The Land is Ours’ polished web pages on land issues, latest actions and aims (http://www.envirolink.org/orgs/tlio/puregen.html). [offline]
The enduring SchNEWS posse with their own brand of political news and networking (http://www.cbuzz.co.uk/schNEWS/). [SchNEWS current site (2019) see http://schnews.org]
Adbusters (http://www.adbusters.org) [See here on Wayback Machine, also for current site (2019) see https://www.adbusters.org/] is a hard copy magazine published in Canada by ‘professional’ art terrorists, the Media Foundation. Describing itself as a magazine of the mental environment, it celebrates creative ways of stealing back that environment from corporate image dictators like Ford, McDonald’s, Budweiser and Marlboro. For anyone interested in art activism, its web-site is well worth a click on.
“We will uncool their billion dollar images with uncommercials on TV, subvertisements in magazines and anti-ads right next to theirs in the urban landscape,” trumpets its media manifesto.
The site, like the mag, is full of well-made advertising spoofs, subverting and cocking snoops at multi-national marketing. “For every fear there is a product” is how they diagnose the mental malaise fostered and fed upon by commercials. Adbusters are the cavalry arriving just in time.
What’s Up Govt? the Government/Hansard on the Net
Acts of Parliament
There has been considerable pressure on the Tories to stop talking about “open Government” and actually put their money where their mouths are. From April 1st, 1996 all primary Acts of legislation are published on the Net (http://www.publications.hmso.gov.uk/hmso/document/Acts.html). [For current site (2019) see http://www.legislation.gov.uk/]
Although the Government will “retain copyright”, as a House of Lords written answer states (WA column 69-70, 13 March 1996), “no prior permission will be required for the use of the text of legislation”.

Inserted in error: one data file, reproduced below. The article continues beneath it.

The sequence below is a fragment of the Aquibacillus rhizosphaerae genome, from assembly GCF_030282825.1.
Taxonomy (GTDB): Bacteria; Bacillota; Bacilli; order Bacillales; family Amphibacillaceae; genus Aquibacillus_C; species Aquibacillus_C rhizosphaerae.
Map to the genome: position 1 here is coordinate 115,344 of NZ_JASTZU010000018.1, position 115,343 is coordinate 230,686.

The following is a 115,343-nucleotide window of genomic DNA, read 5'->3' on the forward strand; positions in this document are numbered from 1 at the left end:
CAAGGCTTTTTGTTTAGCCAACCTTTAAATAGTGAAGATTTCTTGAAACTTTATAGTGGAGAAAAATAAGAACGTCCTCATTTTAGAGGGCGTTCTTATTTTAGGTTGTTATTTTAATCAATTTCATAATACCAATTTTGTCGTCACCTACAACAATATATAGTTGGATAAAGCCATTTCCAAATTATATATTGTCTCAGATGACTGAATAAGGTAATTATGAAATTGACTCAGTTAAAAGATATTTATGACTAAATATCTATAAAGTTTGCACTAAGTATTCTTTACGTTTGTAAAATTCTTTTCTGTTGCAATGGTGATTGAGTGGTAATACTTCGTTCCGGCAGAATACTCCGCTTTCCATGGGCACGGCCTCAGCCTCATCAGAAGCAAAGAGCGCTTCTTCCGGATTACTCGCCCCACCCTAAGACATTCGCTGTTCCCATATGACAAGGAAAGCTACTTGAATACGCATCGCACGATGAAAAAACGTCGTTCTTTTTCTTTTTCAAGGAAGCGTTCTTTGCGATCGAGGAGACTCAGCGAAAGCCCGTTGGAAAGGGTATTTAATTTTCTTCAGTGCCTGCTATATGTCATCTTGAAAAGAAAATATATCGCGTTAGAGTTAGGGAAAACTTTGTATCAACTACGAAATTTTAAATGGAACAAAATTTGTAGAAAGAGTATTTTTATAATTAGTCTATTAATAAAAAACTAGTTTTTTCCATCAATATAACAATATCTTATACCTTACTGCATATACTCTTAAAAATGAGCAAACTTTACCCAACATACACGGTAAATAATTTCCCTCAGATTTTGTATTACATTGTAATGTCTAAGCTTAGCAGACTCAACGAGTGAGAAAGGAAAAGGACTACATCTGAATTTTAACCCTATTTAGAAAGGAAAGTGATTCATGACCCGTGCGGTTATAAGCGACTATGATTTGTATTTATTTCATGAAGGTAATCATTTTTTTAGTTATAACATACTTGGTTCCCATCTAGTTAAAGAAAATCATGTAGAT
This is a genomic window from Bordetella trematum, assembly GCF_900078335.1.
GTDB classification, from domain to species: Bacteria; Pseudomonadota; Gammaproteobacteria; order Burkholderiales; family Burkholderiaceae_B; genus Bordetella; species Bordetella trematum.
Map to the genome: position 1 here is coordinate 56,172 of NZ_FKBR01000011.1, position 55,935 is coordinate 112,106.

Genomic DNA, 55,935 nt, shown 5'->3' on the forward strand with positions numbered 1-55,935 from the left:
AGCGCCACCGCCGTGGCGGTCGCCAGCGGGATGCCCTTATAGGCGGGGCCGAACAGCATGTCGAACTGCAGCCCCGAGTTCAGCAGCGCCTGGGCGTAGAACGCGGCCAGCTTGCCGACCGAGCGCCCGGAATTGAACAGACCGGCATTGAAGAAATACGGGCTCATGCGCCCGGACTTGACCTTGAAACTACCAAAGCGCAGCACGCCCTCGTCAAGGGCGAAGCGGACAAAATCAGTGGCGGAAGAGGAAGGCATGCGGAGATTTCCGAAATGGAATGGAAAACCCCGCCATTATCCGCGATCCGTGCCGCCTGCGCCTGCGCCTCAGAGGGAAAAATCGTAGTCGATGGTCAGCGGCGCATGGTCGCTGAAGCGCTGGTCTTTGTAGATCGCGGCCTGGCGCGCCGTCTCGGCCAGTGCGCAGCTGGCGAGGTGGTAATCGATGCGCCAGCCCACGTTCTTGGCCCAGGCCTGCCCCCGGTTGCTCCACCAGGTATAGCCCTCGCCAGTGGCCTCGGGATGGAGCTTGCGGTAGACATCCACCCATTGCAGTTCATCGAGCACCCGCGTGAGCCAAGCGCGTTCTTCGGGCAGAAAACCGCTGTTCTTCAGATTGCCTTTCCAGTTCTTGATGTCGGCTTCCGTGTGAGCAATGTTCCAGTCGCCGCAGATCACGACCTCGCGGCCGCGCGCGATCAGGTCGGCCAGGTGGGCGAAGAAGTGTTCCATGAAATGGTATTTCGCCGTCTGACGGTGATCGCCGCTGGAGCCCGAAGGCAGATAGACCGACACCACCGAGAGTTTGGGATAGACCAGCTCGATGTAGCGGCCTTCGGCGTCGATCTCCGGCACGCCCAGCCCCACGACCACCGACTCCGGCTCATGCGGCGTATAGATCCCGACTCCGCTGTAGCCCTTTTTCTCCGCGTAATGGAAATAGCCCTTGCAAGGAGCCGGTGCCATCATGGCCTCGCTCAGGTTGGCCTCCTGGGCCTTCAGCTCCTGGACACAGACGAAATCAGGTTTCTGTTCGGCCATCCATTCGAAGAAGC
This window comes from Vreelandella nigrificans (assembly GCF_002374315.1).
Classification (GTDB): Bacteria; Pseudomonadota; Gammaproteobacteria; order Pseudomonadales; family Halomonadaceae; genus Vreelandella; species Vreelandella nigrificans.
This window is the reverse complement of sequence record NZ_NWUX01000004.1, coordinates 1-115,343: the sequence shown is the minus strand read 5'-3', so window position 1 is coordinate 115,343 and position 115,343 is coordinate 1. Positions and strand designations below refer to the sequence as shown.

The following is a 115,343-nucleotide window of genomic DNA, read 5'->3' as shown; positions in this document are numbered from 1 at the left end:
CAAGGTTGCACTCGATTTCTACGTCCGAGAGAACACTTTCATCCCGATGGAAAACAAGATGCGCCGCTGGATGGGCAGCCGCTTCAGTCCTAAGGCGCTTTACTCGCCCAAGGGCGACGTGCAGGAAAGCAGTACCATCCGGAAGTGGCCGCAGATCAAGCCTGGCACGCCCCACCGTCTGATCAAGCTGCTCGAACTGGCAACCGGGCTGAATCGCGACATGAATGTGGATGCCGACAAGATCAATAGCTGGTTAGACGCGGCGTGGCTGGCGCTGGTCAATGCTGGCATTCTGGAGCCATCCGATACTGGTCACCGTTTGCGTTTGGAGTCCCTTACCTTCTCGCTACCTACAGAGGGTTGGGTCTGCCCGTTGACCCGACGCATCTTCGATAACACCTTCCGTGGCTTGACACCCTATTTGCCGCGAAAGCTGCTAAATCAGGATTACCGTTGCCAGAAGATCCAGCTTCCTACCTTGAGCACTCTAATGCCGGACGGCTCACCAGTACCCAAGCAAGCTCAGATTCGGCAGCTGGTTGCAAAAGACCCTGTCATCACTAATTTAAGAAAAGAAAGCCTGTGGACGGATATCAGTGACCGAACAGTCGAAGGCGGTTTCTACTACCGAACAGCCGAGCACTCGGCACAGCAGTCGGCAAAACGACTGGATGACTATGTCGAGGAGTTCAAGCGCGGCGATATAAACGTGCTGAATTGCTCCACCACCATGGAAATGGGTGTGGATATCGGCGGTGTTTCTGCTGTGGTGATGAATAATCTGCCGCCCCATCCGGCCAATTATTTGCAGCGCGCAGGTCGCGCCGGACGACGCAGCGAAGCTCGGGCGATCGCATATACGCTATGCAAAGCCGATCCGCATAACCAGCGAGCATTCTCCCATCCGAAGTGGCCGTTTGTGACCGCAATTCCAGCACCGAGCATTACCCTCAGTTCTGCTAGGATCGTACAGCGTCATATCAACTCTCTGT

However, there are no plans to update texts as legislation is amended or to publish secondary legislation (such as statutory instruments or circulars). As secondary legislation compliments primary legislation, it can be impossible to comprehensively track the status of a piece of legislation if only certain parts of it are available on the Net. This of course seriously qualifies the usefulness of the information, leading to accusations that what is on offer, has only been made available to get the electronic access campaigners (including some MPs) off HMSO’s back. In the US, all government information is reproduced on the Net.
According to the House of Lords answer: “Public response to this initiative will be gauged before deciding whether and how the project should be extended.”
The Commons Information Committee report: Electronic Publication of House of Commons Documents (27 March 1996) made several recommendations to the Board of Management of the House of Commons on publishing Hansard on the net.
The report of the Electronic Publishing Group (set up by the Board of Management) concluded that: “Parliament, as well as the public, has a substantial interest in making its papers available in electronic form... Parliament needs to ensure that those subject to its laws have easy access to them and the law-making process, and the group believes that there is a clear and public right to unfettered access to this material.” However, it is nearly two years since the Open Government Code of Practice was published (July 1994) and it has taken persistent pressure from campaign groups and concerned MPs, to make any change.
Hansard should be available on the Net after October 23rd: (http://www.parliament.uk). [For current site (2019) see https://hansard.parliament.uk]